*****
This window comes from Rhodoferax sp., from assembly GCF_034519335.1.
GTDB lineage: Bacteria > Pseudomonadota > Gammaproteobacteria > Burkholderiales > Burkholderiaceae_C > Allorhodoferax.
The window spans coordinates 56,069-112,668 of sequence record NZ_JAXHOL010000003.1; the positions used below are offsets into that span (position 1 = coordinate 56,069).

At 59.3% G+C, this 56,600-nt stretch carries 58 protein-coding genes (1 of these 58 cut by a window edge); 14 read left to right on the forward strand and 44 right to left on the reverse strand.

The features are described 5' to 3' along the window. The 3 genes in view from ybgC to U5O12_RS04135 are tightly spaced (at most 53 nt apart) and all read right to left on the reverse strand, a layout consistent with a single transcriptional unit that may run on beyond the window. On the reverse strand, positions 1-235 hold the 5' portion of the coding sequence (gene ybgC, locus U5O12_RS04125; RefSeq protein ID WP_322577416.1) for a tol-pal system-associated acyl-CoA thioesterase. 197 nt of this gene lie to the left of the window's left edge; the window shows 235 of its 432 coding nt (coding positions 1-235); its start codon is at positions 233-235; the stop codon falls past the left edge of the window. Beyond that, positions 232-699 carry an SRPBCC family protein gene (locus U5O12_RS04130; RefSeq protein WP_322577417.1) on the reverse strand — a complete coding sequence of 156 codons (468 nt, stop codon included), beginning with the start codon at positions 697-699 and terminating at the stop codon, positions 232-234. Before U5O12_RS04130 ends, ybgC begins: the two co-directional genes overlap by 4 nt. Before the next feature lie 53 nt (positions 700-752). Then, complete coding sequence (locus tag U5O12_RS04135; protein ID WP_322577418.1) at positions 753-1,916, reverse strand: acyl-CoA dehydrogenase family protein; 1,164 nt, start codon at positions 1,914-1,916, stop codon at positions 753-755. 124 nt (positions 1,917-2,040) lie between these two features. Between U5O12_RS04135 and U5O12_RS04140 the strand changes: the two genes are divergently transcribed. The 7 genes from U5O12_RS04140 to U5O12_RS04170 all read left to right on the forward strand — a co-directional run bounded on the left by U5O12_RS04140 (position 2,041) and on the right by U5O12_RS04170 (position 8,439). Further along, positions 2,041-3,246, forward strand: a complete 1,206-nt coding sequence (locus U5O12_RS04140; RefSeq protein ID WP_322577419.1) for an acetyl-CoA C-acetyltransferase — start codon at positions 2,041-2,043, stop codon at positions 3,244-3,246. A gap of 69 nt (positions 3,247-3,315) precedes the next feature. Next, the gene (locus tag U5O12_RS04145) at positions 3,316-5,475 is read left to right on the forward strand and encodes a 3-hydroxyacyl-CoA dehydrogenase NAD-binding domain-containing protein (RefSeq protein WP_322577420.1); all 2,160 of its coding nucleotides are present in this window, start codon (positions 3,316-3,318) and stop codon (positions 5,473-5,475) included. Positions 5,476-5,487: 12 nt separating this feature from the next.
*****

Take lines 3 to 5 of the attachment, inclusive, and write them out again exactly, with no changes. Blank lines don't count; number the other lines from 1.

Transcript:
The window spans coordinates 56,069-112,668 of sequence record NZ_JAXHOL010000003.1; the positions used below are offsets into that span (position 1 = coordinate 56,069).

At 59.3% G+C, this 56,600-nt stretch carries 58 protein-coding genes (1 of these 58 cut by a window edge); 14 read left to right on the forward strand and 44 right to left on the reverse strand.

The features are described 5' to 3' along the window. The 3 genes in view from ybgC to U5O12_RS04135 are tightly spaced (at most 53 nt apart) and all read right to left on the reverse strand, a layout consistent with a single transcriptional unit that may run on beyond the window. On the reverse strand, positions 1-235 hold the 5' portion of the coding sequence (gene ybgC, locus U5O12_RS04125; RefSeq protein ID WP_322577416.1) for a tol-pal system-associated acyl-CoA thioesterase. 197 nt of this gene lie to the left of the window's left edge; the window shows 235 of its 432 coding nt (coding positions 1-235); its start codon is at positions 233-235; the stop codon falls past the left edge of the window. Beyond that, positions 232-699 carry an SRPBCC family protein gene (locus U5O12_RS04130; RefSeq protein WP_322577417.1) on the reverse strand — a complete coding sequence of 156 codons (468 nt, stop codon included), beginning with the start codon at positions 697-699 and terminating at the stop codon, positions 232-234. Before U5O12_RS04130 ends, ybgC begins: the two co-directional genes overlap by 4 nt. Before the next feature lie 53 nt (positions 700-752). Then, complete coding sequence (locus tag U5O12_RS04135; protein ID WP_322577418.1) at positions 753-1,916, reverse strand: acyl-CoA dehydrogenase family protein; 1,164 nt, start codon at positions 1,914-1,916, stop codon at positions 753-755. 124 nt (positions 1,917-2,040) lie between these two features. Between U5O12_RS04135 and U5O12_RS04140 the strand changes: the two genes are divergently transcribed. The 7 genes from U5O12_RS04140 to U5O12_RS04170 all read left to right on the forward strand — a co-directional run bounded on the left by U5O12_RS04140 (position 2,041) and on the right by U5O12_RS04170 (position 8,439). Further along, positions 2,041-3,246, forward strand: a complete 1,206-nt coding sequence (locus U5O12_RS04140; RefSeq protein ID WP_322577419.1) for an acetyl-CoA C-acetyltransferase — start codon at positions 2,041-2,043, stop codon at positions 3,244-3,246. A gap of 69 nt (positions 3,247-3,315) precedes the next feature. Next, the gene (locus tag U5O12_RS04145) at positions 3,316-5,475 is read left to right on the forward strand and encodes a 3-hydroxyacyl-CoA dehydrogenase NAD-binding domain-containing protein (RefSeq protein WP_322577420.1); all 2,160 of its coding nucleotides are present in this window, start codon (positions 3,316-3,318) and stop codon (positions 5,473-5,475) included. Positions 5,476-5,487: 12 nt separating this feature from the next.